Q: How can I learn how to propagate plants at home?
A: Plant propagation — breeding new specimens from parent plants— encompasses a wide variety of methods. The simplest form of plant reproduction is to plant seeds. After successfully planting seeds, consider challenging yourself to propagate from leaves, cuttings, or roots.
Layering is another method of propagation. Different methods of layering include tip layering, simple layering, air layering and mound layering. Division of bulbs, corms and tubers is yet another method.
Sign Up and Save
Get six months of free digital access to The Tribune
Then there is shield budding, or, T-budding, and grafting: whip and tongue graft, cleft graft and bark graft.
These forms of propagation are not the sole domain of nurseries and universities. Many non-professional gardeners successfully employ various forms of propagation.
Many backyard breeders even hybridize roses, camellias, tomatoes and other plants. Successfully propagating a plant or a tree is one of the most satisfying things a gardener can achieve.
Although seed propagation is the simplest method, it is the least predictable.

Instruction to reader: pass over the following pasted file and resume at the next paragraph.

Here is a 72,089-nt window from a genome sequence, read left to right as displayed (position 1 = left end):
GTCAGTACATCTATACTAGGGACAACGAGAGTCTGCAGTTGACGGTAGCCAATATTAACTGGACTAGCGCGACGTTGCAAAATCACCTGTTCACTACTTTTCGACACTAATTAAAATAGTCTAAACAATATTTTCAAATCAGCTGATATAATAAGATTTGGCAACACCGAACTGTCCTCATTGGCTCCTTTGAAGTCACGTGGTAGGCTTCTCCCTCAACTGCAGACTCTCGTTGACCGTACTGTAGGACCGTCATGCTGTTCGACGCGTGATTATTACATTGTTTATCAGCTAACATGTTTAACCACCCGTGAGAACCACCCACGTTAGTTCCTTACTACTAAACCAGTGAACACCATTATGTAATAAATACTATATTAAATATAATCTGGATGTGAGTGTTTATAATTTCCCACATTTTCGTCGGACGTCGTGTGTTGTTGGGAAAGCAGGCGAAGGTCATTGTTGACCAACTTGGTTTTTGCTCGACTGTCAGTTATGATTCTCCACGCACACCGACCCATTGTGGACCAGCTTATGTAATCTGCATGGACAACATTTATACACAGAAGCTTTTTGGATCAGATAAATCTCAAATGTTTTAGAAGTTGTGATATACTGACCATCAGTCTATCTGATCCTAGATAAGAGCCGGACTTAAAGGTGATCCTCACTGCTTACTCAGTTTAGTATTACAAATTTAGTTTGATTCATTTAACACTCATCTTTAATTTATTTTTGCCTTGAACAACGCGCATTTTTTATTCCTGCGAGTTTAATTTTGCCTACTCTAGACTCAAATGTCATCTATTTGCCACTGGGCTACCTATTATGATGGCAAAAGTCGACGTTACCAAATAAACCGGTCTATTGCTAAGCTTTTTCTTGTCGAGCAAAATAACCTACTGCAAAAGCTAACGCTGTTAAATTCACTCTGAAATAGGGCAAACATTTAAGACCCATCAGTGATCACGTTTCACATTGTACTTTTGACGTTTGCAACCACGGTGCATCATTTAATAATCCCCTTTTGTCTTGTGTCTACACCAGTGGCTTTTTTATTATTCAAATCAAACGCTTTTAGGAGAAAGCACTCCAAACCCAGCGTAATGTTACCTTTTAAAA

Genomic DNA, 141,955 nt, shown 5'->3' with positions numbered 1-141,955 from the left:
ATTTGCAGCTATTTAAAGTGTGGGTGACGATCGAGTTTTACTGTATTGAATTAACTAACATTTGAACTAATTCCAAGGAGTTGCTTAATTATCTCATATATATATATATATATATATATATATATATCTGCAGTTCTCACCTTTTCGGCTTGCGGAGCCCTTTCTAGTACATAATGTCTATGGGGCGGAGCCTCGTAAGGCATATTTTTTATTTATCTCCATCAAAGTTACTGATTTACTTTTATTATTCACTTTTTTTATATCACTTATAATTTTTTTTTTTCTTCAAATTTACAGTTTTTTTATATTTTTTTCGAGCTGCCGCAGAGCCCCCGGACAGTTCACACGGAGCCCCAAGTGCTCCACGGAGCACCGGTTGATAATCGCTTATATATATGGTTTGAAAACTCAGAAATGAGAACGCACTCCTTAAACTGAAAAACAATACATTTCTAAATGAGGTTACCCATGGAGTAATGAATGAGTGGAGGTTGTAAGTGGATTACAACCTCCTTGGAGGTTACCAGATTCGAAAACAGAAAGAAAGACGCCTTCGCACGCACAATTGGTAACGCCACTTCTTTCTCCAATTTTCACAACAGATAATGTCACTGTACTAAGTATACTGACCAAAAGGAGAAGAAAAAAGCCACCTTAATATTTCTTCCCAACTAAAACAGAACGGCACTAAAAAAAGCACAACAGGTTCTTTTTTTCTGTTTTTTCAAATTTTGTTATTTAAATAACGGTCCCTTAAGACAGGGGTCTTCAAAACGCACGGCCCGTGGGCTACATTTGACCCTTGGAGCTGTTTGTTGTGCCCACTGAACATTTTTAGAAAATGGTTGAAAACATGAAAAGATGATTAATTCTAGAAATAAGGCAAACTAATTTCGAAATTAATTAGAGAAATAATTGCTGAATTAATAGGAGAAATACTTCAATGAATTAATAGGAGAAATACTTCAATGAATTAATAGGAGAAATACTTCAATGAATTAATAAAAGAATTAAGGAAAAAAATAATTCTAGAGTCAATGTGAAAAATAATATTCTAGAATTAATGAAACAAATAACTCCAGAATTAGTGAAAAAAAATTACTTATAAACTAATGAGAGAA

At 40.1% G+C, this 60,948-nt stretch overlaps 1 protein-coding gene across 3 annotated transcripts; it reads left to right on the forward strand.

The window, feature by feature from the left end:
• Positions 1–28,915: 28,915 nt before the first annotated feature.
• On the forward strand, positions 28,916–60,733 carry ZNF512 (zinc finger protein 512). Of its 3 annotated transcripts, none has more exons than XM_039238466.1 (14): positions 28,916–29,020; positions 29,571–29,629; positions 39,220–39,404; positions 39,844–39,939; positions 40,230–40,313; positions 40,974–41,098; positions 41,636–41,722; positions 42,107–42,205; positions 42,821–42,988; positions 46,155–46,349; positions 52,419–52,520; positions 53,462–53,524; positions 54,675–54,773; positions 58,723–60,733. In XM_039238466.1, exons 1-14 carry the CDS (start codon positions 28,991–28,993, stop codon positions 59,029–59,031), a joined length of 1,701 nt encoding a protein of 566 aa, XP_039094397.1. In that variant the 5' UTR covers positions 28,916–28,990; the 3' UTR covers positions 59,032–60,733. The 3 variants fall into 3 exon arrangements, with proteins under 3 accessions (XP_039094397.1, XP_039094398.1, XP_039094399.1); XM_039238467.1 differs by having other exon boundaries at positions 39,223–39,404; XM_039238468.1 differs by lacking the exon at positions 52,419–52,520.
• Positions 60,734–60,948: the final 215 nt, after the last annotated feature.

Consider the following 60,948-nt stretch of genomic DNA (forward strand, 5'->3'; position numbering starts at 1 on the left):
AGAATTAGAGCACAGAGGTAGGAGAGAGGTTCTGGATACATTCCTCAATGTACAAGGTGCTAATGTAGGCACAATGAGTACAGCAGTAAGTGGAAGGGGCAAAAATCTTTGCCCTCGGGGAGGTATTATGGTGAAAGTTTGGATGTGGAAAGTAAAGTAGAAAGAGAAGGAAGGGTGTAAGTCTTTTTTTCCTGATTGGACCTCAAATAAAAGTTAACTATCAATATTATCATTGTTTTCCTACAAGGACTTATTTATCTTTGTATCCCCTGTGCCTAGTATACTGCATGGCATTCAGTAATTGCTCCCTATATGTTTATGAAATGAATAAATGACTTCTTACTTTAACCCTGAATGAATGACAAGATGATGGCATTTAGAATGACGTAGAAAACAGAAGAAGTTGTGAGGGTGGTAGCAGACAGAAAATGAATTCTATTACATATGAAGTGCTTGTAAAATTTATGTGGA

Sterilized seeds sold by seed nurseries are predictable. In comparison, the pits and seeds that some gardeners sow may not reproduce exactly the same plants from which they came — or they may not germinate at all.
A healthy leaf with a few buds on the stem can reproduce in a soil-less medium such as moistened vermiculite or perlite. Cuttings of plants or shrubs can reproduce the same way. A leaf stem or cutting will grow fine roots that will enable you to transplant the plant into its new home.
You’ve probably seen a shrub with low branches touching the ground. A little dirt covers a part of a branch and it develops roots. You can then cut the branch off of the plant and plant the cutting in a soil-less medium, resulting in a new shrub.
That’s just one example of how simple layering can be.